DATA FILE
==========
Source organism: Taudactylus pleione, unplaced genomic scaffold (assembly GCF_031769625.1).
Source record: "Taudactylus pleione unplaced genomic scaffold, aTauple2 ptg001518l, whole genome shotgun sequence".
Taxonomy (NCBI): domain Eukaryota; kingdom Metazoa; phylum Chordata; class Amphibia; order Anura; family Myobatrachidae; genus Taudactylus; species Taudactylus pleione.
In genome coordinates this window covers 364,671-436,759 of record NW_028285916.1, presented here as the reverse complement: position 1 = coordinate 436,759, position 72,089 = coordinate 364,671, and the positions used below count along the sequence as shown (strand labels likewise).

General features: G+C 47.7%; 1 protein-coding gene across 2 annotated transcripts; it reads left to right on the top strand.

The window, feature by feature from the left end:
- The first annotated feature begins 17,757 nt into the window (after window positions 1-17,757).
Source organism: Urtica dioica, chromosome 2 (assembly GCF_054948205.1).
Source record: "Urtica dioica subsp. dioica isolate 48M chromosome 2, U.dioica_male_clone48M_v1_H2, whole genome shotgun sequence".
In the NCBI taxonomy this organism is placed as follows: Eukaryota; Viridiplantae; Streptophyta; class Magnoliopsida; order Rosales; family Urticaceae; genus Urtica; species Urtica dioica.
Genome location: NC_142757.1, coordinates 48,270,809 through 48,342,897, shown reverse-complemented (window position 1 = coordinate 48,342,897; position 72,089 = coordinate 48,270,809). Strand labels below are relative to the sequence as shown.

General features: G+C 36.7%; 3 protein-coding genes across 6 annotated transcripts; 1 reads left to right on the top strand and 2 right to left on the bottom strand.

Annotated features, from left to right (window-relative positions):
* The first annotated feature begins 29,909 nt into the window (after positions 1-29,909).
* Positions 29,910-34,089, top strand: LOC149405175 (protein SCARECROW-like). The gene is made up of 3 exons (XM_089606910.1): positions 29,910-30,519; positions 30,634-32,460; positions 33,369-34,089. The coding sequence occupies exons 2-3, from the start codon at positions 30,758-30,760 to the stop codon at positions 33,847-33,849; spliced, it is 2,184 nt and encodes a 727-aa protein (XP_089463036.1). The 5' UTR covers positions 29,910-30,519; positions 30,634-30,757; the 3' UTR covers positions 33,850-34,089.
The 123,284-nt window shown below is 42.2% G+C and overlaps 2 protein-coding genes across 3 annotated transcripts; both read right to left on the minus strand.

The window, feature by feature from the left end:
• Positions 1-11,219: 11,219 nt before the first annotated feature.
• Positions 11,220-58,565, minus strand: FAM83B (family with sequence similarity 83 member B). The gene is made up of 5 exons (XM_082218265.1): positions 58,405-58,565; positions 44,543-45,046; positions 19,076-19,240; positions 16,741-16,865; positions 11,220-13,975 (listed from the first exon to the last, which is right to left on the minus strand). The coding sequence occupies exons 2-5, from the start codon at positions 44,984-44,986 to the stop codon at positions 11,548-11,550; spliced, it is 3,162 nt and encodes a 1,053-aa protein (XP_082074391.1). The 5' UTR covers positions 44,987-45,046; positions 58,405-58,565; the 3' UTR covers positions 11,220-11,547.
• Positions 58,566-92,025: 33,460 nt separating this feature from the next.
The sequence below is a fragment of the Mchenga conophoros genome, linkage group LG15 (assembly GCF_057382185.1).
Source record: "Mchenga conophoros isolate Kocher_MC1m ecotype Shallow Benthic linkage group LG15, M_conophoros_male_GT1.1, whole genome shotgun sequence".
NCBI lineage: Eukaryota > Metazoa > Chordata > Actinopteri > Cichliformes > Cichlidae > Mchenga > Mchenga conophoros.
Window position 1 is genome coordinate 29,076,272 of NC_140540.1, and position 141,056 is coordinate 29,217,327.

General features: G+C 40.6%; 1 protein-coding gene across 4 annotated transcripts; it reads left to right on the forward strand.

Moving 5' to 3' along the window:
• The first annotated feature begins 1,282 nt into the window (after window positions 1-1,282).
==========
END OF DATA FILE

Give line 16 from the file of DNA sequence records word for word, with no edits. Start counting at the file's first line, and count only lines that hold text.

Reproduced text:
The 123,284-nt window shown below is 42.2% G+C and overlaps 2 protein-coding genes across 3 annotated transcripts; both read right to left on the minus strand.